While this sort of event makes infectious disease experts sit up and take notice, "it's not something to be nervous about or worried about today," Glatt said. "There is not a novel adenovirus associated with a deadly outbreak in humans, but it's very interesting from a scientific point of view."
While other viruses can infect more than one species, adenoviruses tend to be species-specific, which makes this somewhat unusual, he said. But as of now, there is no evidence of an outbreak of the virus outside that single monkey colony in Davis, Glatt added.
Chiu and his colleagues are trying to determine the origin of the virus, including whether it started as a monkey virus or began in a human and was passed to the monkeys. Since no new monkeys had been introduced to the colony in six years, one possibility is that the virus was circulating, undetected, in rhesus monkeys also housed at the facility and passed somehow to the Titis.
Researchers are also screening several thousand people to determine if anyone else has antibodies to the virus, which would indicate prior exposure and that the virus has already been in circulation in the general human population.
Another question is whether it's contagious among people, Chiu said. "There is possibly some evidence it's transmissible, but we just don't know yet," Chiu noted. "If this virus has the potential for human-to-human transmission, it would have the potential of developing into an outbreak."
While adenoviruses usually stick to one species, other viruses do "jump" between species frequently, Chiu said, and a virus that makes one species very ill may be relatively harmless in another.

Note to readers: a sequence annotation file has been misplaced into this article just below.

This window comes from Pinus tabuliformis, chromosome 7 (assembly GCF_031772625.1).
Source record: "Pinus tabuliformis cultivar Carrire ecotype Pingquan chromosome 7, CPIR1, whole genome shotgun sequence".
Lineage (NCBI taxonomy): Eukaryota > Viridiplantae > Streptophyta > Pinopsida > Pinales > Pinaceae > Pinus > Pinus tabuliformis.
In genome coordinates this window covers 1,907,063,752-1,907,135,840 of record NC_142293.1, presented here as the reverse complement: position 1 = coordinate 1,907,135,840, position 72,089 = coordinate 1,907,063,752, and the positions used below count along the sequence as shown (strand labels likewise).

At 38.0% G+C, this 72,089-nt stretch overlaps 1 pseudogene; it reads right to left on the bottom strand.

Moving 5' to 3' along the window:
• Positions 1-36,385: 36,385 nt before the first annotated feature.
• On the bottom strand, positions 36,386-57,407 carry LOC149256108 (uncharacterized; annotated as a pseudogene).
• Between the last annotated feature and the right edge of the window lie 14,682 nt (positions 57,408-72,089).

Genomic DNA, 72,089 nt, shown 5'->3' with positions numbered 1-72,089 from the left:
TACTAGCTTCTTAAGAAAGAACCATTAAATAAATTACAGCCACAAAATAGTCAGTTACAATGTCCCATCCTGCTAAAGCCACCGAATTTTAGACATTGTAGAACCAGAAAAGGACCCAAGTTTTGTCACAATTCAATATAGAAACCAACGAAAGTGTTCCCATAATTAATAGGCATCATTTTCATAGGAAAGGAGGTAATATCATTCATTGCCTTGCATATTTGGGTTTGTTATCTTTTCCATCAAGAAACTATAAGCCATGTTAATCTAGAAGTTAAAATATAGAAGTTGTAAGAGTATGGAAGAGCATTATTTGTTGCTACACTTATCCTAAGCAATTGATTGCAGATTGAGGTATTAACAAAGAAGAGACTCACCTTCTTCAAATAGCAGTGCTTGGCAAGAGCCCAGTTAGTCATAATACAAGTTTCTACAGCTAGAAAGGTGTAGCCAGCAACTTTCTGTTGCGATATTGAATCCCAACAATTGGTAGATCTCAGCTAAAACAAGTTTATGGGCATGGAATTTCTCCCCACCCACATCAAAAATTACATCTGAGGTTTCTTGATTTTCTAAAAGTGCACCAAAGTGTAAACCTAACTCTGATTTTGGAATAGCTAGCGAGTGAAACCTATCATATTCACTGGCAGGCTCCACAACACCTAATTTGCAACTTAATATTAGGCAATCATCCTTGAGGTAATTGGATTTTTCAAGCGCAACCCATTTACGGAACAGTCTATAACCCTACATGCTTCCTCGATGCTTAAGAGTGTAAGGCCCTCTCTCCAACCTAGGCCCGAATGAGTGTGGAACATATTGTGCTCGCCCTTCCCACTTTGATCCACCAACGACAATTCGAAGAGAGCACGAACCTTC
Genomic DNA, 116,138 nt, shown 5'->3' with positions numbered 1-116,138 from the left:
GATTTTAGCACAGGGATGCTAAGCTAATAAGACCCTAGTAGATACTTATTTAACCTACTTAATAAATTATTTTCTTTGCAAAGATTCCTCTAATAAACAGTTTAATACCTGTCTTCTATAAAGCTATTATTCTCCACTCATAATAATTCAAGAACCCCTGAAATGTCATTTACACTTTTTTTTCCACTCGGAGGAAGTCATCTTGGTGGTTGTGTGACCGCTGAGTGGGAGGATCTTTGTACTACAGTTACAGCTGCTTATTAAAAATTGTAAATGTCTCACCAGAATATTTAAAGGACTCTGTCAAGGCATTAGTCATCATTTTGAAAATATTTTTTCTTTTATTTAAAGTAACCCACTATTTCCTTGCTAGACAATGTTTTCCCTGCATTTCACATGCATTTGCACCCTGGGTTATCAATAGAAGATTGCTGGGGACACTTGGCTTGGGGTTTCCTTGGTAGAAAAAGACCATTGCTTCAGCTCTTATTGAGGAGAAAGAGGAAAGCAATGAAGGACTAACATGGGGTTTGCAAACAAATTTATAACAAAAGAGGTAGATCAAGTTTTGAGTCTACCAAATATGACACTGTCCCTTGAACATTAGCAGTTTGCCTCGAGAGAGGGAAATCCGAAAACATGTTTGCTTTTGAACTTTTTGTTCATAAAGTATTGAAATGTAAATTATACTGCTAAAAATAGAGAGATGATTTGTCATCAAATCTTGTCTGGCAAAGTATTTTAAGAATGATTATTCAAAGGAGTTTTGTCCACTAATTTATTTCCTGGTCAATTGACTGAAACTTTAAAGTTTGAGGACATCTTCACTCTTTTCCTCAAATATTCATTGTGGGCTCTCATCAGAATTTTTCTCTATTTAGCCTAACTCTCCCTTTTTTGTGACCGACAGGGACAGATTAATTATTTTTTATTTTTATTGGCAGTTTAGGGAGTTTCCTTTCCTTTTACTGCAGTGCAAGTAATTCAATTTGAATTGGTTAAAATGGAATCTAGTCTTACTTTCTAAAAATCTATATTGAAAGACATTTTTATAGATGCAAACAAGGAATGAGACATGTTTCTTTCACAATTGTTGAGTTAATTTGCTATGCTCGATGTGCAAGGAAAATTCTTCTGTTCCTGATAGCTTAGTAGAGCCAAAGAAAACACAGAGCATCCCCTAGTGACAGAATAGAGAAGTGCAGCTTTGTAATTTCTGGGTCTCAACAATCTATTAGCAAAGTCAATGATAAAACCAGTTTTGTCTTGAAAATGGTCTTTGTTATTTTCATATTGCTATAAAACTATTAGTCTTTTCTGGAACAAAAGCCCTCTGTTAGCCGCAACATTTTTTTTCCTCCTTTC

SARS coronavirus, for example, colonizes bats and ferrets without causing disease, while in humans the illness triggers severe pneumonia, Chiu said.
Influenza also jumps between species. Pigs may show no signs of having H1N1 ("Swine flu"), but humans can get very sick from it.
Researchers are also working to determine if the new adenovirus is a "recombinant," or combined virus, which includes bits of genetic information from monkey and human adenoviruses.
"When viruses jump they can cause much more severe disease or less severe disease," Chiu said. "These findings might be an argument to do more broad surveillance of animals. If we can better understand what kind of viruses circulate in animals, it might help predict what viruses might jump over and when."
The U.S. Centers for Disease Control and Prevention has more on adenoviruses.
SOURCES: Charles Chiu, M.D., Ph.D., assistant professor, departments of laboratory medicine and medicine/infectious disease, University of California San Francisco; Aaron Glatt, M.D., spokesman, Infectious Diseases Society of America and president and CEO, St. Joseph Hospital, Bethpage, N.Y.; Infectious Diseases Society of America annual meeting, Vancouver, British Columbia, Oct. 22, 2010